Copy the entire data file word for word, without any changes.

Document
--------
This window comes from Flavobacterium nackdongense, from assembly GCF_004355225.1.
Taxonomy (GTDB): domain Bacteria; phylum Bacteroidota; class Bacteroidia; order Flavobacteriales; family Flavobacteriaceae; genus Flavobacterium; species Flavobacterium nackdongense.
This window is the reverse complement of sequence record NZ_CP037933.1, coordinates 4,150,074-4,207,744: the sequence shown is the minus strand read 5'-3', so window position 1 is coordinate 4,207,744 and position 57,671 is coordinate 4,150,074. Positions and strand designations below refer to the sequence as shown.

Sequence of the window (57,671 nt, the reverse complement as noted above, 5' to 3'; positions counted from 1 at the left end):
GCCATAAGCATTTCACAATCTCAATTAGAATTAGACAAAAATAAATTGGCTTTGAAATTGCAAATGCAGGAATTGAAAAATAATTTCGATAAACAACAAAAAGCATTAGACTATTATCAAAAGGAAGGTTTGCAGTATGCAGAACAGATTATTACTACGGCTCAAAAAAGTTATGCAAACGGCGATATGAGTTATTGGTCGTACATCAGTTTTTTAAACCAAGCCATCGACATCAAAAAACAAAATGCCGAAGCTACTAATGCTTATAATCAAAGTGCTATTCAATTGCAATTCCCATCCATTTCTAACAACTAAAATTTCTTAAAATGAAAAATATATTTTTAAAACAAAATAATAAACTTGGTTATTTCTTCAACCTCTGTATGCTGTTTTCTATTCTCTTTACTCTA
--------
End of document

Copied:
This window comes from Flavobacterium nackdongense, from assembly GCF_004355225.1.
Taxonomy (GTDB): domain Bacteria; phylum Bacteroidota; class Bacteroidia; order Flavobacteriales; family Flavobacteriaceae; genus Flavobacterium; species Flavobacterium nackdongense.
This window is the reverse complement of sequence record NZ_CP037933.1, coordinates 4,150,074-4,207,744: the sequence shown is the minus strand read 5'-3', so window position 1 is coordinate 4,207,744 and position 57,671 is coordinate 4,150,074. Positions and strand designations below refer to the sequence as shown.

Sequence of the window (57,671 nt, the reverse complement as noted above, 5' to 3'; positions counted from 1 at the left end):
GCCATAAGCATTTCACAATCTCAATTAGAATTAGACAAAAATAAATTGGCTTTGAAATTGCAAATGCAGGAATTGAAAAATAATTTCGATAAACAACAAAAAGCATTAGACTATTATCAAAAGGAAGGTTTGCAGTATGCAGAACAGATTATTACTACGGCTCAAAAAAGTTATGCAAACGGCGATATGAGTTATTGGTCGTACATCAGTTTTTTAAACCAAGCCATCGACATCAAAAAACAAAATGCCGAAGCTACTAATGCTTATAATCAAAGTGCTATTCAATTGCAATTCCCATCCATTTCTAACAACTAAAATTTCTTAAAATGAAAAATATATTTTTAAAACAAAATAATAAACTTGGTTATTTCTTCAACCTCTGTATGCTGTTTTCTATTCTCTTTACTCTA